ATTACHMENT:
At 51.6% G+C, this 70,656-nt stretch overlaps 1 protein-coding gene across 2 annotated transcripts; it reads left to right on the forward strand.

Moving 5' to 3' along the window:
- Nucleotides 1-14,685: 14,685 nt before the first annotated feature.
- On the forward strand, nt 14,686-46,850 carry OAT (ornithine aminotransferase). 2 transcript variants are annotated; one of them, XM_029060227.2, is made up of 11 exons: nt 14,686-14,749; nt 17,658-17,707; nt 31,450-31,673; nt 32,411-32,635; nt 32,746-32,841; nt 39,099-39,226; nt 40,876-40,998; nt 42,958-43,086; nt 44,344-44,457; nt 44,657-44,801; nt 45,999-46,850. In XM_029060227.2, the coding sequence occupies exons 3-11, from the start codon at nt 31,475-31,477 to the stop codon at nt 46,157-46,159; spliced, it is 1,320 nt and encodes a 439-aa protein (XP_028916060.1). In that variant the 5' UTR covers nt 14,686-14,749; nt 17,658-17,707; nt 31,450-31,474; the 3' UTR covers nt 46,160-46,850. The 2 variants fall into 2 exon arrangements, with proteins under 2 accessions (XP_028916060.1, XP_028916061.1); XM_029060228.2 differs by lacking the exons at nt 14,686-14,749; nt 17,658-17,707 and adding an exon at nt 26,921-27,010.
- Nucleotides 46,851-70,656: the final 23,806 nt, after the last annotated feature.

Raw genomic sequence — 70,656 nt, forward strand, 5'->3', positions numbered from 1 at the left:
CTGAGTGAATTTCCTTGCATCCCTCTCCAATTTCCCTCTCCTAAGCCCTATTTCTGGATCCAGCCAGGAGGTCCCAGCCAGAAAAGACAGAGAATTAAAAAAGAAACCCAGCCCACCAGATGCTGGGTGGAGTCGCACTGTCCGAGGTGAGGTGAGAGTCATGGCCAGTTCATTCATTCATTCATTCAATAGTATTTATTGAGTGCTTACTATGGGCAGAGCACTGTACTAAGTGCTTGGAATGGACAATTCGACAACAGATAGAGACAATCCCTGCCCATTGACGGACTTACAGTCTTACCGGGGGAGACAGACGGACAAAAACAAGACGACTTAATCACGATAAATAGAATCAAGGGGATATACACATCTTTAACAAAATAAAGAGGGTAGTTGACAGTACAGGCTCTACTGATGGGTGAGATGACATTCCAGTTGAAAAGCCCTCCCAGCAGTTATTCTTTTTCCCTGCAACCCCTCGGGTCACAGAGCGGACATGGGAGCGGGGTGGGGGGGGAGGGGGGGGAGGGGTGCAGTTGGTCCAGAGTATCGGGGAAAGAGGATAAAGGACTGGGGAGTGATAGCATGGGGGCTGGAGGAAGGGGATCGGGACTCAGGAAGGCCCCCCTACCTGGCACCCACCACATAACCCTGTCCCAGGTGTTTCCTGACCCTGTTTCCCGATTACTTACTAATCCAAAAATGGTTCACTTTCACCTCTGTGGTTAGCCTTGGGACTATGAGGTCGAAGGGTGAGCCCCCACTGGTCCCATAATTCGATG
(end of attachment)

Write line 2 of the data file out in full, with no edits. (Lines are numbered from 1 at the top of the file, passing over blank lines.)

Moving 5' to 3' along the window: